that will be implemented, rather than an impractical and
unimplementable one.

You identify a problem which arises from non-uniqueness, namely:

>two encodings of an identical text may thus turn out to be very
>different; and for anyone using computer comparison of texts this could be
>quite problematic.

I would imagine this also disturbs the dreams of many who are working
on the text encoding initiative. But again, I think there is no
way to guarantee uniqueness. Furthermore, the entire notion of
"identical text" requires rigorous definition before algorithmic
comparisons by computer make any sense. Is a text on a Macintosh
comparable to the "identical text" on an IBM PC? Well, perhaps,
once considerations of several layers of hardware, software, and
text formatting, together with character set mapping are resolved.
Such comparisons involve appropriate filters, so that canonical
forms are properly compared. All Unicode implementers I know
of are fully aware of the problem of canonical form for text
representation. (By the way, it might be fair to say that this
is an order-of-magnitude more critical problem for corporate
database implementors than it is for text analysis.)

Another thing to keep distinct in understanding Unicode is that
not everything which can appear on a page can be encoded in Unicode
plain text. Changes of font, changes of language, or metatextual
references to a particular glyph:
>"There are three possible form of LATIN SMALL LETTER G CEDILLA (U+0123)
>and they look like ..."
require a higher level of text structure than simply a succession
of characters one after another. Unicode is definitely not going
to be defining a bunch of ESCAPE code sequences to be embedded into
text with particular semantics such as "change font to...". Modern
text editing, analyzing, and rendering software deals with such things
by means of distinctions on a "plane above" the text itself. The plain answer
to the question, "could the whole of the manual as printed be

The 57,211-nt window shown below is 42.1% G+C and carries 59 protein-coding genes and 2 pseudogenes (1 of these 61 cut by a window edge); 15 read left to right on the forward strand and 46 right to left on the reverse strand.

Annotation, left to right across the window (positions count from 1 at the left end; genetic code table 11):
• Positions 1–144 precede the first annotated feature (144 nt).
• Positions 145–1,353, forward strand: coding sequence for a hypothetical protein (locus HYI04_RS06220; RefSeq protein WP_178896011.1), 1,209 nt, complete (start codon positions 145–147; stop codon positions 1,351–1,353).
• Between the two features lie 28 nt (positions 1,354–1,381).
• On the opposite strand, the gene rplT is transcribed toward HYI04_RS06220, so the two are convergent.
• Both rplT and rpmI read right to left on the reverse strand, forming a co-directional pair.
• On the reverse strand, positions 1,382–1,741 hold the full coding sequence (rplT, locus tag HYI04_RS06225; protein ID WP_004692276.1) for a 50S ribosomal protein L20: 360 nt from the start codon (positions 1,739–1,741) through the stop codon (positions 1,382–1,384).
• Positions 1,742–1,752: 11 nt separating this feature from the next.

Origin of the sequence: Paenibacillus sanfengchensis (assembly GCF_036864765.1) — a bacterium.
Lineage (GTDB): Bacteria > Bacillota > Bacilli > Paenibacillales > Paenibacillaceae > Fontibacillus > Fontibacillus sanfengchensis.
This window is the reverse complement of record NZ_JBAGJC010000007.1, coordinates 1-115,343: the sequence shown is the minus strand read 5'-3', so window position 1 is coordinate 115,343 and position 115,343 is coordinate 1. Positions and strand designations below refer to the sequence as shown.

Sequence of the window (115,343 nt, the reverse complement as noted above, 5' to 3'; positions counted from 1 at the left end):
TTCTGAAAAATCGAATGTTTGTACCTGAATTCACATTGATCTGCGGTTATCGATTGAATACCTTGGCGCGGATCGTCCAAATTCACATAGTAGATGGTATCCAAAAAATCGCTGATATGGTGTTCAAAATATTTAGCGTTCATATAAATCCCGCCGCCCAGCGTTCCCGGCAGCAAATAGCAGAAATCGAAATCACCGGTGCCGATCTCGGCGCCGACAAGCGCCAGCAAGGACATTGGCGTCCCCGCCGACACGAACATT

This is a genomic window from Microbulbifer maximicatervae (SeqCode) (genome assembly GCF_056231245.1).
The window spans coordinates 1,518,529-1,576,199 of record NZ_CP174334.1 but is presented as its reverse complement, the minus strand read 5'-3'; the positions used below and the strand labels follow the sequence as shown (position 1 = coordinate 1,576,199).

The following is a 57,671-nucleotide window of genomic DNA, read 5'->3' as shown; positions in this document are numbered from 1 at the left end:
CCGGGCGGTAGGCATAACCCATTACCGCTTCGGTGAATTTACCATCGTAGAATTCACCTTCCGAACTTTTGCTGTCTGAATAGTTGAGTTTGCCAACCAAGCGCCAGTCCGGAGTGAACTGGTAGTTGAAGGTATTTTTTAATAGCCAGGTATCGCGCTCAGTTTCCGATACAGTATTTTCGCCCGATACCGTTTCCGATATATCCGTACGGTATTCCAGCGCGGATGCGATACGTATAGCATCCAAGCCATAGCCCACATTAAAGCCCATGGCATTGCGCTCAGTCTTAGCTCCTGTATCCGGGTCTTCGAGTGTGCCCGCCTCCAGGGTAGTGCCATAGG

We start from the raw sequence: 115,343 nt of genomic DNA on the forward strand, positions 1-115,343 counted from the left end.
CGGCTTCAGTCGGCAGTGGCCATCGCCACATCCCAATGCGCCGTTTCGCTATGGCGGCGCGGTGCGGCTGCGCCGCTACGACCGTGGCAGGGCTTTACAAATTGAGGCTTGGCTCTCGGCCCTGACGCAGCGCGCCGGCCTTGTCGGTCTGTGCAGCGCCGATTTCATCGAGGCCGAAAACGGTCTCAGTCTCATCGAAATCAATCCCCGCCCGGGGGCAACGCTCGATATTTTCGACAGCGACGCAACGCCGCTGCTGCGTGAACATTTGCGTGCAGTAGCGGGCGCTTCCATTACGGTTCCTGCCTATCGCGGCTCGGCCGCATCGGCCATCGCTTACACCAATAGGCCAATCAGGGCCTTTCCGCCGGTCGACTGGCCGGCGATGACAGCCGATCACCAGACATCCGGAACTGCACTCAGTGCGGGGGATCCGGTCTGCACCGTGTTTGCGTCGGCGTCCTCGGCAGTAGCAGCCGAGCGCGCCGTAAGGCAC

sensibly encoded in Unicode?", is clearly no, since it requires
a layer of formatting and distinguishes multiple fonts.

The particular case of the GREEK SMALL LETTER SCRIPT THETA is just
baggage dragged along from mistakes made in earlier encodings (thus
also the other admitted glyphs encoded separately in the Greek block).

There is a scheme for indicating preferential rendering (where possible)
using ligatures (such as Greek "kai"). The ZERO WIDTH JOINER (U+200D)
and ZERO WIDTH NON-JOINER (U+200C) can be used as rendering hints
for ligatures, as well as serving as an important part of the
proper implementation of cursive scripts such as Arabic.

I don't think there is a LATIN CAPITAL LETTER WYNN to be found. This
is a good case for following the "How to Request Adding a Character
to Unicode" guidelines. If you can provide clear textual evidence that
wynn appears in regular use with a case distinction, then a capital
form would be a good candidate for addition.

The Greek semicolon was unified with MIDDLE DOT (U+00B7).

The diacritic ordering algorithm (centre-out) is meant to apply
independently to diacritics on top and to diacritics on the bottom.
The issue of how to specify unambiguously side-by-side ordering
within diacritics at the same vertical level is a good one, and I think
it will have to be addressed in the final draft.

I hope these clarifications are helpful.

--Ken Whistler